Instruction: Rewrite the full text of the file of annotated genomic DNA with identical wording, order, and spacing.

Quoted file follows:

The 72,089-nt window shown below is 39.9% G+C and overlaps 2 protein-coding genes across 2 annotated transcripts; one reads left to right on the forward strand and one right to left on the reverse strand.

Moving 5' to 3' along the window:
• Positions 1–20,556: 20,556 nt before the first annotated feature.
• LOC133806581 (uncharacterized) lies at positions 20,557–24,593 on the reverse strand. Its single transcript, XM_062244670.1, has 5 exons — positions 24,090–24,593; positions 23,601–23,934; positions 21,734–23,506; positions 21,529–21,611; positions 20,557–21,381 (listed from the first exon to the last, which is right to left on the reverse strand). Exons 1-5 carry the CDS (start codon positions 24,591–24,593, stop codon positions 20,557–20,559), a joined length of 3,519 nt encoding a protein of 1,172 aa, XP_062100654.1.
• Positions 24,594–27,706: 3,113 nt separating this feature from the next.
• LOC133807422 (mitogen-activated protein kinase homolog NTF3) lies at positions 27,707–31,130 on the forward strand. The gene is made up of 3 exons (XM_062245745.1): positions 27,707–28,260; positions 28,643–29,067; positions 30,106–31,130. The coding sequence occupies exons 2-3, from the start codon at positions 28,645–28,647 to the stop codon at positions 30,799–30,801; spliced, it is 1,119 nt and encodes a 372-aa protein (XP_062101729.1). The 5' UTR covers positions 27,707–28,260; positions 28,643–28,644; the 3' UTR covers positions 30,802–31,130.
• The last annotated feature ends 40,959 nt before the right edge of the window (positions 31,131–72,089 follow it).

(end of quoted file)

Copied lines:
The 72,089-nt window shown below is 39.9% G+C and overlaps 2 protein-coding genes across 2 annotated transcripts; one reads left to right on the forward strand and one right to left on the reverse strand.

Moving 5' to 3' along the window:
• Positions 1–20,556: 20,556 nt before the first annotated feature.
• LOC133806581 (uncharacterized) lies at positions 20,557–24,593 on the reverse strand. Its single transcript, XM_062244670.1, has 5 exons — positions 24,090–24,593; positions 23,601–23,934; positions 21,734–23,506; positions 21,529–21,611; positions 20,557–21,381 (listed from the first exon to the last, which is right to left on the reverse strand). Exons 1-5 carry the CDS (start codon positions 24,591–24,593, stop codon positions 20,557–20,559), a joined length of 3,519 nt encoding a protein of 1,172 aa, XP_062100654.1.
• Positions 24,594–27,706: 3,113 nt separating this feature from the next.
• LOC133807422 (mitogen-activated protein kinase homolog NTF3) lies at positions 27,707–31,130 on the forward strand. The gene is made up of 3 exons (XM_062245745.1): positions 27,707–28,260; positions 28,643–29,067; positions 30,106–31,130. The coding sequence occupies exons 2-3, from the start codon at positions 28,645–28,647 to the stop codon at positions 30,799–30,801; spliced, it is 1,119 nt and encodes a 372-aa protein (XP_062101729.1). The 5' UTR covers positions 27,707–28,260; positions 28,643–28,644; the 3' UTR covers positions 30,802–31,130.
• The last annotated feature ends 40,959 nt before the right edge of the window (positions 31,131–72,089 follow it).